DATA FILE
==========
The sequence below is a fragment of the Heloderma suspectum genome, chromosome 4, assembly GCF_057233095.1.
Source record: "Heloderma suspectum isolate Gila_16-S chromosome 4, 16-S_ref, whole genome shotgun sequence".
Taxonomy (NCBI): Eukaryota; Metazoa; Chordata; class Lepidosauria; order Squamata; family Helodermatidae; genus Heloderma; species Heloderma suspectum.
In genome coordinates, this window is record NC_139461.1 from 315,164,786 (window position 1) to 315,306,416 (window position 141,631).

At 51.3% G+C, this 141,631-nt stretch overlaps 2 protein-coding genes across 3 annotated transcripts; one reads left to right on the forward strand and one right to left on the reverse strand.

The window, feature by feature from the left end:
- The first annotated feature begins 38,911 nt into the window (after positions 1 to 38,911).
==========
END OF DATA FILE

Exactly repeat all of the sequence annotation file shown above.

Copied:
The sequence below is a fragment of the Heloderma suspectum genome, chromosome 4, assembly GCF_057233095.1.
Source record: "Heloderma suspectum isolate Gila_16-S chromosome 4, 16-S_ref, whole genome shotgun sequence".
Taxonomy (NCBI): Eukaryota; Metazoa; Chordata; class Lepidosauria; order Squamata; family Helodermatidae; genus Heloderma; species Heloderma suspectum.
In genome coordinates, this window is record NC_139461.1 from 315,164,786 (window position 1) to 315,306,416 (window position 141,631).

At 51.3% G+C, this 141,631-nt stretch overlaps 2 protein-coding genes across 3 annotated transcripts; one reads left to right on the forward strand and one right to left on the reverse strand.

The window, feature by feature from the left end:
- The first annotated feature begins 38,911 nt into the window (after positions 1 to 38,911).